A Nigerian national, Mr. Chile Eboe-Osuji and four new judges of the International Criminal Court (ICC) were sworn in at the weekend following their election last December at the last session of the assembly of States Parties to the Rome Statute, the treaty that established the court.
Aside Osuji, other Judges who were sworn-in by the UN authorities are Howard Morrison of United Kingdom, Anthony T. Carmona of Trinidad and Tobago, Olga Herrera Carbuccia of Dominican Republic and Robert Fremr of Czech Republic and they will serve nine-year terms in the court, which is based in The Hague.
Judge Miriam Defensor-Santiago of the Philippines, who was also elected in December, was not available to take the oath of office, but our Correspondent gathered that he will be sworn in at a later date.
“As existing and new judges, we will all work together to reinforce the rule of law and continue to develop a system of international criminal justice of which the ICC and its States Parties can be proud,” said the ICC President, Hudge Sang-Hyun Song, in his welcoming of the new judges.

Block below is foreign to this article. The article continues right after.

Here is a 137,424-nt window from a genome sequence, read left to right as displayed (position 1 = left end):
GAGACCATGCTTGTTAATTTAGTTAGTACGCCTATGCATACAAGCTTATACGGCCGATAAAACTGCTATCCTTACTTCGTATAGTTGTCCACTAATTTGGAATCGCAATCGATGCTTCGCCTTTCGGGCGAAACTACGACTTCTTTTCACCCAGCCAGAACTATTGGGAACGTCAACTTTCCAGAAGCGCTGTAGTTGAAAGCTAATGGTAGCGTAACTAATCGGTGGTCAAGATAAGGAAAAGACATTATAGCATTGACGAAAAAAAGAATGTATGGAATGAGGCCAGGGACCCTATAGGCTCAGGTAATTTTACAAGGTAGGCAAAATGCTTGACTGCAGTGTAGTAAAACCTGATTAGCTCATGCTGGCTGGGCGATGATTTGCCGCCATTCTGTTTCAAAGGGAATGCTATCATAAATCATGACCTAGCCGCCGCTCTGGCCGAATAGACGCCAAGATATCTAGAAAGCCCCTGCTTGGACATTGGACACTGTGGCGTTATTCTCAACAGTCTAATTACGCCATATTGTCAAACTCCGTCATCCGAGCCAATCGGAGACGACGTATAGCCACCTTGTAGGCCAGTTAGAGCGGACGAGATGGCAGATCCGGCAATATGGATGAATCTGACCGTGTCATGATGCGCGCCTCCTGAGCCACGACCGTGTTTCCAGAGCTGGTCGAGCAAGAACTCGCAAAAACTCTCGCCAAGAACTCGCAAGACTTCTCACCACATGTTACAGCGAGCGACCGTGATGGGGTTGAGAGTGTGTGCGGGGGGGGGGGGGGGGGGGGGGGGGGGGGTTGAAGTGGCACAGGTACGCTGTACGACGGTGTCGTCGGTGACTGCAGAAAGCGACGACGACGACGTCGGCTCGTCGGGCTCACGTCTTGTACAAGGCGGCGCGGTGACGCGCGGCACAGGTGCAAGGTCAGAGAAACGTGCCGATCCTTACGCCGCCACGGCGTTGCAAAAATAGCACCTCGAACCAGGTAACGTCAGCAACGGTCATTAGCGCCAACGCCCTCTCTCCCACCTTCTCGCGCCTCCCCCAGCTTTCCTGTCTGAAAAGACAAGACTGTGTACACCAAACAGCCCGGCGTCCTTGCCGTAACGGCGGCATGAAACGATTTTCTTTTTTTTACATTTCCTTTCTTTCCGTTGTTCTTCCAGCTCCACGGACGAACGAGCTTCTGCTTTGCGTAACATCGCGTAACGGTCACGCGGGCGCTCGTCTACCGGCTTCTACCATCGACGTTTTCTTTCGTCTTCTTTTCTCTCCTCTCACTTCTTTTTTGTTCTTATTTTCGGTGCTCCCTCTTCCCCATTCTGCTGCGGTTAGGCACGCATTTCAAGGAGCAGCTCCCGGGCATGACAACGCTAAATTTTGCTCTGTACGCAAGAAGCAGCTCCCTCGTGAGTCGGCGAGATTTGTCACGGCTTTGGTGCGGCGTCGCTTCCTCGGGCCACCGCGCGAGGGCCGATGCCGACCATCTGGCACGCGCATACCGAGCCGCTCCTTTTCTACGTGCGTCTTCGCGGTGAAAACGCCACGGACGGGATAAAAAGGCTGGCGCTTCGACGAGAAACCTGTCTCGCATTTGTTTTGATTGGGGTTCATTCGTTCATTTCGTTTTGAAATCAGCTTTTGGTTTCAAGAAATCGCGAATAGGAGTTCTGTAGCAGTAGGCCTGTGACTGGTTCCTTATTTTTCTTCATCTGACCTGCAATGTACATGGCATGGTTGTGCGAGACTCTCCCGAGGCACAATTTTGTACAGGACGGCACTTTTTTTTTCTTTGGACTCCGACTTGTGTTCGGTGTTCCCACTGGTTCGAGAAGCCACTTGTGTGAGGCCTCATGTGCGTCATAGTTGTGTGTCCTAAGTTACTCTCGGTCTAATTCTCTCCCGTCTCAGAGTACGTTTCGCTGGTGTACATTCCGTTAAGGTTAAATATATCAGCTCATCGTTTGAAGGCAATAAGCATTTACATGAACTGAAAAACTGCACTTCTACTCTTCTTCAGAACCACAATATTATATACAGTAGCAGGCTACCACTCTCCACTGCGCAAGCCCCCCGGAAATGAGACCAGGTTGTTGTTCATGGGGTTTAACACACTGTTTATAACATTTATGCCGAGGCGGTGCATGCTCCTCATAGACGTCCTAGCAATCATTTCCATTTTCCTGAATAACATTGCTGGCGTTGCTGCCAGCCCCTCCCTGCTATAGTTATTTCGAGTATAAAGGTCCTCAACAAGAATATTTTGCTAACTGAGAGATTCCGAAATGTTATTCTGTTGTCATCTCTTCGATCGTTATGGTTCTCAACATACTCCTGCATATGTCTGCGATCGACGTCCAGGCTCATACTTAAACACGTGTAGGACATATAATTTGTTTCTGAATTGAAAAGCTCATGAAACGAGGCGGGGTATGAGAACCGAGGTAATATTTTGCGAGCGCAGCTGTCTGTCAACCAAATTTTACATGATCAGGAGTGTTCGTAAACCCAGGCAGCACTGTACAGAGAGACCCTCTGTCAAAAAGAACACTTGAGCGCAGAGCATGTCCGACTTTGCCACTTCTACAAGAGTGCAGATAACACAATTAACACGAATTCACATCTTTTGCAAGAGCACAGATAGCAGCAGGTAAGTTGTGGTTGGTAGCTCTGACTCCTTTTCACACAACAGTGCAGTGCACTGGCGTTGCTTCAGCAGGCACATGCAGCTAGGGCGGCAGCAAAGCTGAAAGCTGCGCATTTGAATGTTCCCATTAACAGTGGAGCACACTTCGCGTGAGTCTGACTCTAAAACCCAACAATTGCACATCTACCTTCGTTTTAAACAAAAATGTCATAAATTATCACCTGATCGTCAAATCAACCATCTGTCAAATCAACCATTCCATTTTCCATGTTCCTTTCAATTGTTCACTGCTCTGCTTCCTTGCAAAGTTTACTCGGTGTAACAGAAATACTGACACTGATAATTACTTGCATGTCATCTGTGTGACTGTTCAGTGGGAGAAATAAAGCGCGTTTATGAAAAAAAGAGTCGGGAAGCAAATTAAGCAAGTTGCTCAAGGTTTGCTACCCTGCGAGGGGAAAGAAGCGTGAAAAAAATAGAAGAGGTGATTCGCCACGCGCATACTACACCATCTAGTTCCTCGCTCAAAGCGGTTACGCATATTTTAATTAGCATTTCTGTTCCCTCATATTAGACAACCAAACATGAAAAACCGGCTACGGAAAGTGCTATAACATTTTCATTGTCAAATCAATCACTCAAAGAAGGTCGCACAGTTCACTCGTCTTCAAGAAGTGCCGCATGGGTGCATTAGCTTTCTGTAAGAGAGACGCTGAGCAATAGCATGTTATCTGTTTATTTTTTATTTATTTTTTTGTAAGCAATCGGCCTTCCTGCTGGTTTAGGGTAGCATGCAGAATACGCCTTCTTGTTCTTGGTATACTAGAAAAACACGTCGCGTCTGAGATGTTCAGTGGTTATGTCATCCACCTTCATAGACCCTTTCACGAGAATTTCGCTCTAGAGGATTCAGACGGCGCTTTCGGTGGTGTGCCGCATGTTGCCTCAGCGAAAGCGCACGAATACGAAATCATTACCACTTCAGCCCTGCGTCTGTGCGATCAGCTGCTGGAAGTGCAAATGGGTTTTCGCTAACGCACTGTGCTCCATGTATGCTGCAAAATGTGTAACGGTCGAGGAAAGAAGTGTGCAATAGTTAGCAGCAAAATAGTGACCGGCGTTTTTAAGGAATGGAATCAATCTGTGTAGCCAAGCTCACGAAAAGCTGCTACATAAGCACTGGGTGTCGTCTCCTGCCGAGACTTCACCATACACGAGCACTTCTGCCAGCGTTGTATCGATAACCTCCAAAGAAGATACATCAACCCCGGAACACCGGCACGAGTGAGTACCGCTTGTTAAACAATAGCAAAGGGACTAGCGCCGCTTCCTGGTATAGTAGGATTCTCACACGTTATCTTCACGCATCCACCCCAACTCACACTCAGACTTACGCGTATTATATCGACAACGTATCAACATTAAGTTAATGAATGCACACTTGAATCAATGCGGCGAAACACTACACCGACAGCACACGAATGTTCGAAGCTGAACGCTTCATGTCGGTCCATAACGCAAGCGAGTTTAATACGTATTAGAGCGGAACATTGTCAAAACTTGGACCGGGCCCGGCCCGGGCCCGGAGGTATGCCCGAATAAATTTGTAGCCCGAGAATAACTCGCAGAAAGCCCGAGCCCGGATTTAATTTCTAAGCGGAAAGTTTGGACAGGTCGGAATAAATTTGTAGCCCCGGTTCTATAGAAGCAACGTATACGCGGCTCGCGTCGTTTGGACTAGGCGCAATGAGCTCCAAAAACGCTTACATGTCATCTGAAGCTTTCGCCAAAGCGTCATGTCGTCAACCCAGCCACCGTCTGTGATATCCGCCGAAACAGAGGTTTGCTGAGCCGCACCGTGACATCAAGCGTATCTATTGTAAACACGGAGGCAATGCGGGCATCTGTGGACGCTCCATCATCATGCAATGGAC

“In doing so, we will always remember the countless people around the world, especially the victims and vulnerable, who look to this Court with hope and expectation for a better, more just future.”
Meanwhile, the United Nations has unveiled new guidelines to help mediators address the problem of sexual violence in conflict by placing the issue high on the agenda when brokering peace agreements and ceasefires.
“The use of sexual violence to degrade and intimidate men, women or children in war is an intolerable practice,” said the Under-Secretary-General for Political Affairs, B. Lynn Pascoe, at a press conference at UN Headquarters in New York. “Our mediators must be sensitized to the problem and have the know-how to push for agreements at the peace table that can help stop it and to prevent its recurrence.”
Developed by the UN Department of Political Affairs (DPA), the guidelines – formally known as “Guidance for Mediators on addressing Conflict-Related Sexual Violence in Ceasefire and Peace Agreements” – complement efforts by other UN entities to combat the problem. Since 2008, the Security Council has considered sexual violence a threat to security and an impediment to peace.
One of the guidelines’ key aspects is the inclusion of sexual violence in the definition of cease-fires and the monitoring of them. Among its key principles, the guidance obliges mediators to engage parties in discussing the issue and to work towards firm commitments to cease all acts of conflict-related sexual violence.